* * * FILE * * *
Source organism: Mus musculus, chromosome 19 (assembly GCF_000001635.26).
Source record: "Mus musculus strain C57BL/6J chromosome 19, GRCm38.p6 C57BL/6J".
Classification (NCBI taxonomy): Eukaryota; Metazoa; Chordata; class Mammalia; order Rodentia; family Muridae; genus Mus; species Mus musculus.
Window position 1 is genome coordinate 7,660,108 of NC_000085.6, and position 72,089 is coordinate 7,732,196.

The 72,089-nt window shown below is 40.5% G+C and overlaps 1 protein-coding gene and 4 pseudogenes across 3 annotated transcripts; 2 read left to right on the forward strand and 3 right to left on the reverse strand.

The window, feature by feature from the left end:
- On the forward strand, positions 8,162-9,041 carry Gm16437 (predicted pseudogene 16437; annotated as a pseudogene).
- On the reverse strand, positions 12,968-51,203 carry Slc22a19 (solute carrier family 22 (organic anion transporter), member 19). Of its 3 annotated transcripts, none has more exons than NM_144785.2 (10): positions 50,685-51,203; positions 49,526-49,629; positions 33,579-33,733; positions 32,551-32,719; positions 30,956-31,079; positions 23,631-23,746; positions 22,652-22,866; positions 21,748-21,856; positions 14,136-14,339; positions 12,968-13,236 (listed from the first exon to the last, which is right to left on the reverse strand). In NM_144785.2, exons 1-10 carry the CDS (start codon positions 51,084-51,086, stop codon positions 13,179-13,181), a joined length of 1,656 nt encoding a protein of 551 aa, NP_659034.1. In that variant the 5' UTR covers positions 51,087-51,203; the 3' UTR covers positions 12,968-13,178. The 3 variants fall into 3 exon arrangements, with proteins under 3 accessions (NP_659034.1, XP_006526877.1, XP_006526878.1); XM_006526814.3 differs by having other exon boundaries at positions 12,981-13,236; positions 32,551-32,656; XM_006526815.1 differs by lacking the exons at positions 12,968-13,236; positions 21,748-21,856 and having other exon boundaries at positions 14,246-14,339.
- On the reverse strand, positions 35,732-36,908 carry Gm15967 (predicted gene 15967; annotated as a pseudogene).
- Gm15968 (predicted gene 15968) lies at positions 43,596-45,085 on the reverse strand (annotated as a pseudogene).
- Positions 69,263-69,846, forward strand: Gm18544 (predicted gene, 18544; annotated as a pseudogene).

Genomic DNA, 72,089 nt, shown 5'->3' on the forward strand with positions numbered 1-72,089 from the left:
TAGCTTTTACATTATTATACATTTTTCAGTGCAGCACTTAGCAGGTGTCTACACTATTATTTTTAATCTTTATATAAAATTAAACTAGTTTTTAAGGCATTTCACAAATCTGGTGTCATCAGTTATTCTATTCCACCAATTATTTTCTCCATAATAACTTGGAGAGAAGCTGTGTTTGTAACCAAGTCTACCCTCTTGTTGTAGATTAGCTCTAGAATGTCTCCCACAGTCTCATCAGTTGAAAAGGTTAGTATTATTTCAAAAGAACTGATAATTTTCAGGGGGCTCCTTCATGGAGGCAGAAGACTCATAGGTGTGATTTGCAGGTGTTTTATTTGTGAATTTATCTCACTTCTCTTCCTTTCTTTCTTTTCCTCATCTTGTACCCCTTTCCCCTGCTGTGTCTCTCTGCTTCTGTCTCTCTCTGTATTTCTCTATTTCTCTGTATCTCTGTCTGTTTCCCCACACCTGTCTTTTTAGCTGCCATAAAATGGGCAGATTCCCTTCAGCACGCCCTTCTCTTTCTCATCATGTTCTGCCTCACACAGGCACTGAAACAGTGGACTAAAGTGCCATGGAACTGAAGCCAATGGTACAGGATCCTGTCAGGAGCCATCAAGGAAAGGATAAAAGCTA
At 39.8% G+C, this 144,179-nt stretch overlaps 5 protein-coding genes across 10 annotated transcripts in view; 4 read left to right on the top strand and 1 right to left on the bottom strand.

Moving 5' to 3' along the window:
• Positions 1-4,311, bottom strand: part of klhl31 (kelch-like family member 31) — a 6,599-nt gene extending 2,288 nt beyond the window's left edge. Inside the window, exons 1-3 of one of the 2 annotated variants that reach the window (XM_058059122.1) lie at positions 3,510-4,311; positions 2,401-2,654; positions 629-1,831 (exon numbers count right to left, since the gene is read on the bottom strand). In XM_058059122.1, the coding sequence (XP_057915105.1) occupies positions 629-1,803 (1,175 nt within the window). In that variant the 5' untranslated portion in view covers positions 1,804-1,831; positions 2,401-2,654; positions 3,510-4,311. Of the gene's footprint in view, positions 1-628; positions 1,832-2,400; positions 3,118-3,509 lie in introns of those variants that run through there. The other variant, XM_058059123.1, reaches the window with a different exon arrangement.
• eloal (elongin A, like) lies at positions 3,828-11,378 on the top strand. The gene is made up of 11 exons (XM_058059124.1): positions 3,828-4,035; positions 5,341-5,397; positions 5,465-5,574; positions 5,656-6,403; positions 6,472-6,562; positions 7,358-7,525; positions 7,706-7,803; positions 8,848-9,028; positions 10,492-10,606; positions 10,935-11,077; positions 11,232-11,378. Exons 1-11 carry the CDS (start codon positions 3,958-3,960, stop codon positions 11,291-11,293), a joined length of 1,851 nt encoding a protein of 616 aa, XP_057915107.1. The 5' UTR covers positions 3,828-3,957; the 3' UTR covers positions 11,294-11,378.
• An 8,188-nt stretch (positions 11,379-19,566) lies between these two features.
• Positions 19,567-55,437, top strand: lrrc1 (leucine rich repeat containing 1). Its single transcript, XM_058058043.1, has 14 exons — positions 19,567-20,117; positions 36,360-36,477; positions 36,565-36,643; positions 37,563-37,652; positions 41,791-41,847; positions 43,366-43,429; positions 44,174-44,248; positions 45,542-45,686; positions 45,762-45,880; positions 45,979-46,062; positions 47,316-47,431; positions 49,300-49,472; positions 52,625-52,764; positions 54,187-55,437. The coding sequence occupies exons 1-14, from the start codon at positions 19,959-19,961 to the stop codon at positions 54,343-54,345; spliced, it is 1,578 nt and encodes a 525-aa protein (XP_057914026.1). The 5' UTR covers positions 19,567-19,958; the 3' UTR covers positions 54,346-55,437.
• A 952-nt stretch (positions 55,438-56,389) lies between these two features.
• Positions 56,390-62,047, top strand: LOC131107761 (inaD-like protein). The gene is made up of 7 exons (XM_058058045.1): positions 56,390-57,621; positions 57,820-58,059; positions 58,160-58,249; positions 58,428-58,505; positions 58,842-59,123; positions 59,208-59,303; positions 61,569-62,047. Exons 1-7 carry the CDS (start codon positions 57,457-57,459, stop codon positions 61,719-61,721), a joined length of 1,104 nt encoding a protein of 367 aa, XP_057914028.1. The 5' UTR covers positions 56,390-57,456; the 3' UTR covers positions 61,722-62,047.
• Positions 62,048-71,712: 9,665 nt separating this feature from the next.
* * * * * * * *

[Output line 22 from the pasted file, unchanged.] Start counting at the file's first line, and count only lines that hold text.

• Positions 62,048-71,712: 9,665 nt separating this feature from the next.